Universal Studios Home Video presents
Sonic Youth: Corporate Ghost (1990-2002)
"We're banging pots and pans/To make you understand/They're gonna bury you man/It's the song I hate/It's the song I hate."- Thurston Moore (from Youth Against Facism)
Stars: Thurston Moore, Kim Gordon, Lee Renaldo, Steve Shelley
Other Stars: Kathleen Hanna, Kim Deal, Chuck D
MPAA Rating: Not Rated for (contains images that may be disturbing to some viewers)
Run Time: 01h:43m:28s
Release Date: 2004-06-08
DVD ReviewThe consistently innovative music of Sonic Youth is an acquired taste, and many listeners often don't give them the chance they deserve. Thurston Moore, Kim Gordon, Lee Renaldo, and Steve Shelley have been crafting inventive rock music for more than 20 years, and they show no sign of quitting anytime soon. Each album is its own unique statement, and they're always searching for new ways to destroy the boundaries of the genre.
I became a devoted Sonic Youth fan in the early '90s as my music tastes expanded during late high school. My first time seeing them live occurred during REM's Monster tour in the summer of 1994. Sonic Youth opened the concert in Kansas City, Missouri and played a blistering 40-minute set that left me yearning for much more. Luckily, they were named the headliners of the next year's huge Lollapalooza tour, which also included Pavement, Beck, Cypress Hill, and Hole. Sonic Youth played an impressive 90-minute set and failed to disappoint, but countless concertgoers headed for the exits. Following the easy-to-digest crowd pleasers of Cypress Hill and Hole, this act mystified the mostly young crowd. The band doesn't seem to mind, as their music will never reach mass audiences. However, they have enjoyed considerable success on a major label (Geffen) since 1990. Praised by critics and adored by devoted fans, Sonic Youth continues to thrive with little assistance from MTV or alternative radio. Once the darlings of both segments, they've now been replaced by Korn, P.O.D., Puddle of Mudd and other generic groups destined to be forgotten in the near future.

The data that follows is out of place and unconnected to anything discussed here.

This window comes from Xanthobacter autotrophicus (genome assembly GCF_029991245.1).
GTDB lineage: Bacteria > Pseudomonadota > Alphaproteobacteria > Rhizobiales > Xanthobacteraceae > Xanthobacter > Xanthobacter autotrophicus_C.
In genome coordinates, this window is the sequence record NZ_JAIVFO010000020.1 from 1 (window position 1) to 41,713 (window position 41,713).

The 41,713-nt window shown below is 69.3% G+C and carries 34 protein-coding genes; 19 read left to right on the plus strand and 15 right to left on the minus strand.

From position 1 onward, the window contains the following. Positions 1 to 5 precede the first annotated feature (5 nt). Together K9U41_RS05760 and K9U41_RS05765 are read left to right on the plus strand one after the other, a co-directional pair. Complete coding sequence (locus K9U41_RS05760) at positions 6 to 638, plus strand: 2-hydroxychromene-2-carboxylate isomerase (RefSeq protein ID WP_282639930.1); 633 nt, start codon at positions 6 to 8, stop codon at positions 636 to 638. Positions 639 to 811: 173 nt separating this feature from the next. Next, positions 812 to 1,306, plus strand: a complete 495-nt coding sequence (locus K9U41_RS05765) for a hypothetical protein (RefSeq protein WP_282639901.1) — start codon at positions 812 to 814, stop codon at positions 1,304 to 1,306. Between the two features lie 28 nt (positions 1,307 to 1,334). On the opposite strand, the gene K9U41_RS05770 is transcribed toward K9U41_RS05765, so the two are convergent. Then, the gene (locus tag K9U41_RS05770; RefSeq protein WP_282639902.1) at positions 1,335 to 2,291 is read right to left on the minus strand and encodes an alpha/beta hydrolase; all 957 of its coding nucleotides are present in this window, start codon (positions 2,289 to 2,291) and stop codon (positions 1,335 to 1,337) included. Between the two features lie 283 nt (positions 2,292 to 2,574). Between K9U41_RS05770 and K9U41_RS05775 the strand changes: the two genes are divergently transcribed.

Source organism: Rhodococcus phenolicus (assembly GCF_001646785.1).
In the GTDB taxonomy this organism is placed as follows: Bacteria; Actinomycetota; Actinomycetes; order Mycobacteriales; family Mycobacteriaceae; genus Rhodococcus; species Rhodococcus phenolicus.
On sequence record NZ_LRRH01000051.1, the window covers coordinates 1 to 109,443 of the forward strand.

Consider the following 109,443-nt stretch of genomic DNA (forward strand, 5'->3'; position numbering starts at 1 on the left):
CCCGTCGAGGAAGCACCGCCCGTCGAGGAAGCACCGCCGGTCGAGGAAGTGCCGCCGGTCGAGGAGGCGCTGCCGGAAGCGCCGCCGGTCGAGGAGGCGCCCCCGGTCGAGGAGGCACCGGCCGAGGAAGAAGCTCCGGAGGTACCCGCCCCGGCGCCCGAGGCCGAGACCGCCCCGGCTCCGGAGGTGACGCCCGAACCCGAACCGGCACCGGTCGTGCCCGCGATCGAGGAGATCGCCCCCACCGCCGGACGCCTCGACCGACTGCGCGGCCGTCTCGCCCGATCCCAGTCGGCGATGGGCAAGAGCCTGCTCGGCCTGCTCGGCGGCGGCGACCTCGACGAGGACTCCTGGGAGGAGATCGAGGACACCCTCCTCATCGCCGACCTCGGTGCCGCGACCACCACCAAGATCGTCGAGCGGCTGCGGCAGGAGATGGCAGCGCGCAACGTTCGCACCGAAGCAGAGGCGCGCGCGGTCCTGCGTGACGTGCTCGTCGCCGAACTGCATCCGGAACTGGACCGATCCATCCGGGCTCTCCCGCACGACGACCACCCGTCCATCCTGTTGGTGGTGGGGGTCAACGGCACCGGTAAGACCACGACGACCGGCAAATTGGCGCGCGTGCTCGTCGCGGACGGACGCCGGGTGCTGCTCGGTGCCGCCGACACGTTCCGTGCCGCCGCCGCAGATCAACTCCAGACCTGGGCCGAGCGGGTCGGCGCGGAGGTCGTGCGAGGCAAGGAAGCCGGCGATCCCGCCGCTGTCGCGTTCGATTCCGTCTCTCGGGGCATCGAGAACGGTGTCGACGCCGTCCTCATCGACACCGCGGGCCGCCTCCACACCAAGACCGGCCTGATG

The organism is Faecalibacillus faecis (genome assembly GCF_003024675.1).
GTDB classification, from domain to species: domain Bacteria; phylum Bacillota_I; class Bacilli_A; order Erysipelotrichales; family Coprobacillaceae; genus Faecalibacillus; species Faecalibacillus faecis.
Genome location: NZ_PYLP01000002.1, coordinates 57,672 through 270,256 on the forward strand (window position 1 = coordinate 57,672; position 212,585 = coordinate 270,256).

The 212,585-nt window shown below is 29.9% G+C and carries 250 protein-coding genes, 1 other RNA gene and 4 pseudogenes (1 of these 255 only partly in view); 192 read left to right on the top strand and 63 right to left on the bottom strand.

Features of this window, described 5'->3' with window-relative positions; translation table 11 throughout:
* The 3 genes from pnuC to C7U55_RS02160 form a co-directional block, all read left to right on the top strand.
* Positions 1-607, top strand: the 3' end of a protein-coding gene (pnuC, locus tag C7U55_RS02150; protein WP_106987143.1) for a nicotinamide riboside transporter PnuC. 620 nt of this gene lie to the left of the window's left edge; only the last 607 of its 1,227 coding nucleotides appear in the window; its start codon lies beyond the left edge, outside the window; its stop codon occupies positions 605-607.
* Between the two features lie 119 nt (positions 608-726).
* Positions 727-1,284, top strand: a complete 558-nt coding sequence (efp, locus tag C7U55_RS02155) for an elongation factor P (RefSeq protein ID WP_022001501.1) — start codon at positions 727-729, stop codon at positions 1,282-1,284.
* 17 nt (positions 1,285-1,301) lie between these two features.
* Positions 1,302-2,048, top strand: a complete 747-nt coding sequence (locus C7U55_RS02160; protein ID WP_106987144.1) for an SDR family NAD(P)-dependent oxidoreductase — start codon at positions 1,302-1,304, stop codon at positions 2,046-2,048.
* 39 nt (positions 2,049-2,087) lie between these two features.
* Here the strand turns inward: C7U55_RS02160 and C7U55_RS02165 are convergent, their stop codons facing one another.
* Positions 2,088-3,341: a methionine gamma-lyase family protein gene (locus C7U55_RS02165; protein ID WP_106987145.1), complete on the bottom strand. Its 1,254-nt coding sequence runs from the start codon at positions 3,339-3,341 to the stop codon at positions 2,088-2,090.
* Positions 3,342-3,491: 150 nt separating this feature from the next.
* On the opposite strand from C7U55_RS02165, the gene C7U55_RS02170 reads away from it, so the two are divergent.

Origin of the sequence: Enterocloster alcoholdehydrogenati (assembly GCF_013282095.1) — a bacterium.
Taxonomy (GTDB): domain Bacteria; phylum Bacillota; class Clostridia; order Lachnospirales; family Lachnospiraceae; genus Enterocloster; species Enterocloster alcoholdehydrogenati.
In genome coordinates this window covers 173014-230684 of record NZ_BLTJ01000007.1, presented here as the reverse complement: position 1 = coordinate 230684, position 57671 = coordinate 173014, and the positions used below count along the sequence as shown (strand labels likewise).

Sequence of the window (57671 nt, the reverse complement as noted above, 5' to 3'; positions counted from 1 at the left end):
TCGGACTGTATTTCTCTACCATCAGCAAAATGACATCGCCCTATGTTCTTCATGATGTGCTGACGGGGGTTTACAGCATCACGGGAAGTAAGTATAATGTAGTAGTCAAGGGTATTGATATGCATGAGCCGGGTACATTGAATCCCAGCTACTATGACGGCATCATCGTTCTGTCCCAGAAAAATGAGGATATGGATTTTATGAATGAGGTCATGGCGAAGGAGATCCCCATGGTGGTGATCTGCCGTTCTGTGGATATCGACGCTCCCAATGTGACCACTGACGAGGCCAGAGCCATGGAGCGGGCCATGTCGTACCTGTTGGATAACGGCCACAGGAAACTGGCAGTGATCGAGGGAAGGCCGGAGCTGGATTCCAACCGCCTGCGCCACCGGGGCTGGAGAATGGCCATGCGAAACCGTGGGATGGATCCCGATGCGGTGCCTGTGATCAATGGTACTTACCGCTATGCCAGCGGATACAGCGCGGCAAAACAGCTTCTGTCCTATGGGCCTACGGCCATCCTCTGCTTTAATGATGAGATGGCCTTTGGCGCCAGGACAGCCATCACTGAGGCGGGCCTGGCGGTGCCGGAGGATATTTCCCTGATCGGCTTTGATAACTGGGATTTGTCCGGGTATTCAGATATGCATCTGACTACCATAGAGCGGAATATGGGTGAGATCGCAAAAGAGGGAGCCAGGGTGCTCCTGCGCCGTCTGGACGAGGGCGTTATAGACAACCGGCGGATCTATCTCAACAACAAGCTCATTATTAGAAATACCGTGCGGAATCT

The 23-video collection Sonic Youth: Corporate Ghost begins with Dirty Boots, one of my favorite Sonic Youth songs, which makes use of a striking guitar riff. This video presents a straightforward rock performance in a small club and two kids falling in love. The flannel-clad audience and moshing reveals the specific nature of the underground music scene in 1990. While this video is fairly straightforward, Mary-Christ features grainy, black-and-white images that are frenetic and differ considerably from the more linear nature of the singles. Kool Thing is this type of song and became one of their most recognizable hits. This stylized video includes an appearance by Chuck D and brings Kim Gordon to the forefront. It's interesting to note that nearly half of this collection's tracks come from 1990's Goo album. At that time, Sonic Youth commissioned an array of talented directors to craft a video for every song from the album. One clever example is Phil Morrison's work on Titanium Expose in making it like the credits to a film.